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Toxic plant poisoning

rockroadseminole

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I should never go out of town. Had to go to a conference in Atlanta this weekend. Get back, tornado has leveled towns down the road and I've got two dead calves.

One calf was dead when found. Seemed to be dead for less than a day. Good looking calf, no weight loss, etc. Whatever happened it had no symptoms three days prior.
Other calf was found off in no mans land. Had to be urged to get up. Acted blind. Was grinding its teeth like nobody's business. Little foaming at the mouth. No weight loss, no runs, no heavy breathing. Ran to get trailer to take him to vet, calf died in trailer before I left pasture.

I'm thinking it must have eaten something toxic that I have yet to identify. Going to look around and see what I can find.

My question: if I catch anyone else acting weird, is there anything I can do? I put them back on winter grazing, so that should flush them on out. Both calves went down FAST! They were vaccinated 12/30. Bad last couple days.
 

Nesikep

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I'd start by trying to figure out what they could have eaten... really hard to do anything without that knowledge

Sure sucks though.. hopefully now that they're back home they'll stay healthy
 

rockroadseminole

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Had another one die yesterday. Vet sent us to Auburn with them today. He was leaning towards lead or toxic plant. Hopefully the lab can tell us what's happening.

These are really good looking calves we're losing. Everyone else seems normal and have been moved back to grazing. Crazy that this is happening all of a sudden like this. These cows have been on and off of this pasture all year with no problems. I can't imagine that I've left something out there that's toxic.

I'll let you know what the lab says.
 

Lucky_P

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with no more than we know now, lead is also at the top of my list of rule-outs.
Old batteries - often in a junk pile, or in an old tractor, off in a fencerow, etc... with exposed plates that the calves will enjoy licking. Some older 'grease' products had significant amounts of lead - calves licking it off lubricated joints can result in lead toxicosis.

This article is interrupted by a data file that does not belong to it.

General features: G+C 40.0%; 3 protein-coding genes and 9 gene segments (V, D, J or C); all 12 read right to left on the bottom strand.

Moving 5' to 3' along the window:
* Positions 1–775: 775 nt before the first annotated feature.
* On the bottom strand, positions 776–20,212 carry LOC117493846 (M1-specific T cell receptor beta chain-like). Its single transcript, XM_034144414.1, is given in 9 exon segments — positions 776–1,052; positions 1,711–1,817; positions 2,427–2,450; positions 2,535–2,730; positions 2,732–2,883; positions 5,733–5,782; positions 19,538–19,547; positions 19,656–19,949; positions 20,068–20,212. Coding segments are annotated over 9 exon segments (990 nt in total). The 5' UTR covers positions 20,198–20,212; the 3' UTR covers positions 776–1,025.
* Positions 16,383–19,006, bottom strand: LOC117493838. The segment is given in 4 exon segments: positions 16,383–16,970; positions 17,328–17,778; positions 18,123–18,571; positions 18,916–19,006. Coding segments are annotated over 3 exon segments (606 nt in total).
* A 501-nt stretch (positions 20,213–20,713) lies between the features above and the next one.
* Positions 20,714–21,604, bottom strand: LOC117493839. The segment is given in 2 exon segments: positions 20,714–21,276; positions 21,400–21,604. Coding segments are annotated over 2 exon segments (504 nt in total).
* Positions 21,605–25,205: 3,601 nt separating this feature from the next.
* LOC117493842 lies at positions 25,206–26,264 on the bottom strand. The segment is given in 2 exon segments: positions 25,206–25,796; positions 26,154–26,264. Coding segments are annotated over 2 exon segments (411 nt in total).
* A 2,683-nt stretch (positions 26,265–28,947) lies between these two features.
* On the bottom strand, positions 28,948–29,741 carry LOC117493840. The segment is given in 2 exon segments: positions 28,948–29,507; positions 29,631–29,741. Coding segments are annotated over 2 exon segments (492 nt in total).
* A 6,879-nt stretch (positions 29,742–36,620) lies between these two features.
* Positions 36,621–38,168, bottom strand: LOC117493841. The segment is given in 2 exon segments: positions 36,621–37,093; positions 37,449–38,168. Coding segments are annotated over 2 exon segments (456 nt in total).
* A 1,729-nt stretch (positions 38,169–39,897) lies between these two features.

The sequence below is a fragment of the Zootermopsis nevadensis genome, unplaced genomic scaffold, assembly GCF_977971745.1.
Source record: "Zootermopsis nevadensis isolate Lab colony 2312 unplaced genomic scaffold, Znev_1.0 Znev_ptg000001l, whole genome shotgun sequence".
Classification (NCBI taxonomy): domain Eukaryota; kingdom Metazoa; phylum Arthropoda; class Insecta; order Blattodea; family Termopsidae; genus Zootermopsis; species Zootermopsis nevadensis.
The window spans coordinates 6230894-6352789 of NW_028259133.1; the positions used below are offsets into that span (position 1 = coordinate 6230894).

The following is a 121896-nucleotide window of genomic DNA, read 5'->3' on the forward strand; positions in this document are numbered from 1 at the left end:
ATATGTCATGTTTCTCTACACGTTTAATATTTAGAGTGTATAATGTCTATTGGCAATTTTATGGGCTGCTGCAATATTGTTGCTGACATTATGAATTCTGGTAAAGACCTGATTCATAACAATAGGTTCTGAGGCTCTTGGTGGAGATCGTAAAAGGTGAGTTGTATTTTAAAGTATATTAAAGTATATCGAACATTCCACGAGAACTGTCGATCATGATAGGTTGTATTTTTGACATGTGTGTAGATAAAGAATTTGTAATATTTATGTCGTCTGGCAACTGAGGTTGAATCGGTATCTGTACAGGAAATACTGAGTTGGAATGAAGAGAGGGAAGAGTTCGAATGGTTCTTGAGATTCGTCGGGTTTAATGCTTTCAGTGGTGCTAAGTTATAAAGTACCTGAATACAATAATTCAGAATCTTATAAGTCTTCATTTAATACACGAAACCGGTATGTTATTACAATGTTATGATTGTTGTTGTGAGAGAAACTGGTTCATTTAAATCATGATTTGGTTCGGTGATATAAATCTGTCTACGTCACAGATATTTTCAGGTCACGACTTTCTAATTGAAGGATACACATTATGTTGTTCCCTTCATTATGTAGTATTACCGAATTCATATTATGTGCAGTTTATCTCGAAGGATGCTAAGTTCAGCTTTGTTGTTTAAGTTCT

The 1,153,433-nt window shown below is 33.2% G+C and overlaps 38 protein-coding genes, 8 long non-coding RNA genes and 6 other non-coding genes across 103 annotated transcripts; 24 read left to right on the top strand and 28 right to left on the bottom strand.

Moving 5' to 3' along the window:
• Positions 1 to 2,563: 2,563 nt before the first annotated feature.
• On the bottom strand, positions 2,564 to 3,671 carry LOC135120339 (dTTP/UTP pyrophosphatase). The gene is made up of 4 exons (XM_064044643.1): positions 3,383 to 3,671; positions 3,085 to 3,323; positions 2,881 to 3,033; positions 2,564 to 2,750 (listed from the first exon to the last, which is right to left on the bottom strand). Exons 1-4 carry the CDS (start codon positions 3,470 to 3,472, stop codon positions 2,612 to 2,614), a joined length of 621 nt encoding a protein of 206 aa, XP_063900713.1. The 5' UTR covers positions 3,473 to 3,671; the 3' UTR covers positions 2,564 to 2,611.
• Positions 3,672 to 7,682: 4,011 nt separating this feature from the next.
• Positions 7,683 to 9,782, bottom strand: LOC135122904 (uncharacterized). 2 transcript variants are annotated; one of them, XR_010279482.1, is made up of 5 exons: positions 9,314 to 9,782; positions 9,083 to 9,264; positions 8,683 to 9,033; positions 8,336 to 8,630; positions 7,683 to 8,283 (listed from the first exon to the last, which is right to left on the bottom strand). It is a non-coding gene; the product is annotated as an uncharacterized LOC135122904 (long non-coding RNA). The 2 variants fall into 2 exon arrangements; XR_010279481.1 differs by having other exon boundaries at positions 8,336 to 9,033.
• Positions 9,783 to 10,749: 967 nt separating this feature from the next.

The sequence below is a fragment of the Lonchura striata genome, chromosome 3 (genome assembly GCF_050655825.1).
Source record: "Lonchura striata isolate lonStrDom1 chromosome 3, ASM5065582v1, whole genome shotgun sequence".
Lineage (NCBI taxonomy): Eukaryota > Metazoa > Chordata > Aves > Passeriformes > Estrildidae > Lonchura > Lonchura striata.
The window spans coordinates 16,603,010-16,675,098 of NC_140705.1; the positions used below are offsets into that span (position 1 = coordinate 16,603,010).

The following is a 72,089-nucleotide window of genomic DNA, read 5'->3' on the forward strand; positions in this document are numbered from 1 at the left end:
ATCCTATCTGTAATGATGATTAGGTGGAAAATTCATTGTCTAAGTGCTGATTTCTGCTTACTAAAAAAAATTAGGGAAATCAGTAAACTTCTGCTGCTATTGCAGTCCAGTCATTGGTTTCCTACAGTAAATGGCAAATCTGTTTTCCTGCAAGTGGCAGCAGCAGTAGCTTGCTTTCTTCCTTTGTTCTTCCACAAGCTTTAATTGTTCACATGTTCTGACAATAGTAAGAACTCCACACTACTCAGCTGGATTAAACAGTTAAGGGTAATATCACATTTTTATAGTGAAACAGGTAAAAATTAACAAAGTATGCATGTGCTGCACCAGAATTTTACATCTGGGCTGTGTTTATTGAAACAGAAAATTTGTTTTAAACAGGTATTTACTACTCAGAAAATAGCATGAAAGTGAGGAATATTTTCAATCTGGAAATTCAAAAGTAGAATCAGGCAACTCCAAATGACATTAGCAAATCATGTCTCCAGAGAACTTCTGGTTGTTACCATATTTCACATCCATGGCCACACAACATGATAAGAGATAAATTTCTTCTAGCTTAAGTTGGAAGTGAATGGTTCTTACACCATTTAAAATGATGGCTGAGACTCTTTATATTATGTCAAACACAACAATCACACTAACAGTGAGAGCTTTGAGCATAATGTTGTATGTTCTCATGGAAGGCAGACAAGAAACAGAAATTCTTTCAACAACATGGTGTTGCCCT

M-5

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Lucky_P":2lsnejbv said:
with no more than we know now, lead is also at the top of my list of rule-outs.
Old batteries - often in a junk pile, or in an old tractor, off in a fencerow, etc... with exposed plates that the calves will enjoy licking. Some older 'grease' products had significant amounts of lead - calves licking it off lubricated joints can result in lead toxicosis.

LP - I assume that any source of lead would be a culprit . Like a lead boot that is very common on roofs down here . with the tornados we had last weekend that is a real possibility.
 

TCRanch

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jerry27150":2rerr6ou said:
maybe overeating disease

That was my first thought because we lost a calf to overeating disease (clostridium perfringens type D) and she was alive when we loaded her on the trailer, dead by the time we got to the barn. But the symptoms in these calves are different (foaming at the mouth, grinding teeth come to mind). Our calf was only a month old, heifer, already 200 lbs, her mama is enormous & a milking machine, it was last Spring and they were grazing lush, green grass. BTW we typically don't vaccinate for clostridial diseases until around 3 months but that was a game changer for us last year & the other calves got worked immediately.
 

rockroadseminole

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Got a call from AU yesterday: nothing looked obvious (lungs were clean, etc), eyes did not look physically blind, they are doing pathology test on brain and couple other areas. Should hear something in the next day or two. This should make the toxicity argument more concrete. I'll let you know what they say. So far, no other problems.

Don't think I mentioned it before, but calves were born in October.
 

rockroadseminole

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Talked to Auburn Monday. Verdict is lead poisoning. Also, think I found our culprit. Found a battery in an old fence row, under a bush. Was buried 3/4 deep and looked like it had been there for 20 years. I'd have never found it if it wasn't so wet. Calf tracks led right to it. Glad I found it, but still can't believe it was out here.
 

TCRanch

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Wow! Lucky nailed it and I'm glad you found the source. Hopefully all the other calves are doing well and thanks for updating.
 

Lucky_P

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It ain't my first rodeo.
One of my old vet school profs(at Auburn) was forever saying, "Boys, the most common things happen most commonly."
Sorry you lost one, but glad you found it before you lost more.
 

farmerjan

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So sorry you had to lose the calves but glad that you found the probable source before any more got sick. Why did they have to go lick that???? Really feel bad for you.
 

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